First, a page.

References cited on this page View Complete Literature Guide for CTT1
1) Traczyk A, et al.  (1985) Catalase T deficient mutants of Saccharomyces cerevisiae. Acta Microbiol Pol 34(3-4):231-41
2) Neiman A  (2007) personal communication
3) Grant CM, et al.  (1998) Glutathione and catalase provide overlapping defenses for protection against hydrogen peroxide in the yeast Saccharomyces cerevisiae. Biochem Biophys Res Commun 253(3):893-8
4) Cohen G, et al.  (1985) Isolation of the catalase A gene of Saccharomyces cerevisiae by complementation of the cta1 mutation. Mol Gen Genet 200(1):74-9
5) Petrova VY, et al.  (2004) Dual targeting of yeast catalase A to peroxisomes and mitochondria. Biochem J 380(Pt 2):393-400
6) Jamieson DJ  (1998) Oxidative stress responses of the yeast Saccharomyces cerevisiae. Yeast 14(16):1511-27
7) Wieser R, et al.  (1991) Heat shock factor-independent heat control of transcription of the CTT1 gene encoding the cytosolic catalase T of Saccharomyces cerevisiae. J Biol Chem 266(19):12406-11
8) Lushchak VI and Gospodaryov DV  (2005) Catalases protect cellular proteins from oxidative modification in Saccharomyces cerevisiae. Cell Biol Int 29(3):187-92
9) Marchler G, et al.  (1993) A Saccharomyces cerevisiae UAS element controlled by protein kinase A activates transcription in response to a variety of stress conditions. EMBO J 12(5):1997-2003
10) Agarwal S, et al.  (2005) Caloric restriction augments ROS defense in S. cerevisiae, by a Sir2p independent mechanism. Free Radic Res 39(1):55-62
11) Giannattasio S, et al.  (2005) Acid stress adaptation protects Saccharomyces cerevisiae from acetic acid-induced programmed cell death. Gene 354():93-8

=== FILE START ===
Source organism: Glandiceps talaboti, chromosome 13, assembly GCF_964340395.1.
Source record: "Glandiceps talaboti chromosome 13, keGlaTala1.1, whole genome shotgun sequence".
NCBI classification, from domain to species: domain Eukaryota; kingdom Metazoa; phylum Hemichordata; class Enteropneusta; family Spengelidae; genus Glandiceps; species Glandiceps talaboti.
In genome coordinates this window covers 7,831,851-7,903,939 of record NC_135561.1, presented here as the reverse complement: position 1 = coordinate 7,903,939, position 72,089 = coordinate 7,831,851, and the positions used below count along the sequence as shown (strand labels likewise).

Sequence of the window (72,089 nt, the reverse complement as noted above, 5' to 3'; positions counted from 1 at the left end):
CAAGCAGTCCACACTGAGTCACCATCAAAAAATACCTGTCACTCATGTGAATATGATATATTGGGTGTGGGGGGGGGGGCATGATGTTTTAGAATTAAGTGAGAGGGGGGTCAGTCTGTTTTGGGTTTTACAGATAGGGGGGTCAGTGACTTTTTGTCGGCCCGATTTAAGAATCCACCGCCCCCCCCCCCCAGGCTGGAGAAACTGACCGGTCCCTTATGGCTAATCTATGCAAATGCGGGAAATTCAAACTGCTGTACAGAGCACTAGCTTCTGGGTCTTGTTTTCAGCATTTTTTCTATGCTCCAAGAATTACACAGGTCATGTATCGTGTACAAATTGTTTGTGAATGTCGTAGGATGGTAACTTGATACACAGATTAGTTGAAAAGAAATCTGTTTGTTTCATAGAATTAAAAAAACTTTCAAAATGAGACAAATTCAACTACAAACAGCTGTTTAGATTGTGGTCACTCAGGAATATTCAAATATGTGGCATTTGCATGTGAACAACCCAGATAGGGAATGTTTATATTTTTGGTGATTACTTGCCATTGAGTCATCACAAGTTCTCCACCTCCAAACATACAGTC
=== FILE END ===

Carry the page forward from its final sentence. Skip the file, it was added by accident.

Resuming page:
12) Davidson JF, et al.  (1996) Oxidative stress is involved in heat-induced cell death in Saccharomyces cerevisiae. Proc Natl Acad Sci U S A 93(10):5116-21
13) Herrero E, et al.  (2008) Redox control and oxidative stress in yeast cells. Biochim Biophys Acta 1780(11):1217-35
14) Martinez-Pastor MT, et al.  (1996) The Saccharomyces cerevisiae zinc finger proteins Msn2p and Msn4p are required for transcriptional induction through the stress response element (STRE). EMBO J 15(9):2227-35
15) Schuller C, et al.  (1994) The HOG pathway controls osmotic regulation of transcription via the stress response element (STRE) of the Saccharomyces cerevisiae CTT1 gene. EMBO J 13(18):4382-9
16) Lee J, et al.  (1999) Yap1 and Skn7 control two specialized oxidative stress response regulons in yeast. J Biol Chem 274(23):16040-6
17) Wu CY, et al.  (2008) Differential control of Zap1-regulated genes in response to zinc deficiency in Saccharomyces cerevisiae. BMC Genomics 9:370
18) Winkler H, et al.  (1988) Co-ordinate control of synthesis of mitochondrial and non-mitochondrial hemoproteins: a binding site for the HAP1 (CYP1) protein in the UAS region of the yeast catalase T gene (CTT1). EMBO J 7(6):1799-804
19) Erjavec N and Nystrom T  (2007) Sir2p-dependent protein segregation gives rise to a superior reactive oxygen species management in the progeny of Saccharomyces cerevisiae. Proc Natl Acad Sci U S A 104(26):10877-81
20) Cohen G, et al.  (1988) Sequence of the Saccharomyces cerevisiae CTA1 gene and amino acid sequence of catalase A derived from it. Eur J Biochem 176(1):159-63
21) Aksam EB, et al.  (2009) Preserving organelle vitality: peroxisomal quality control mechanisms in yeast. FEMS Yeast Res 9(6):808-20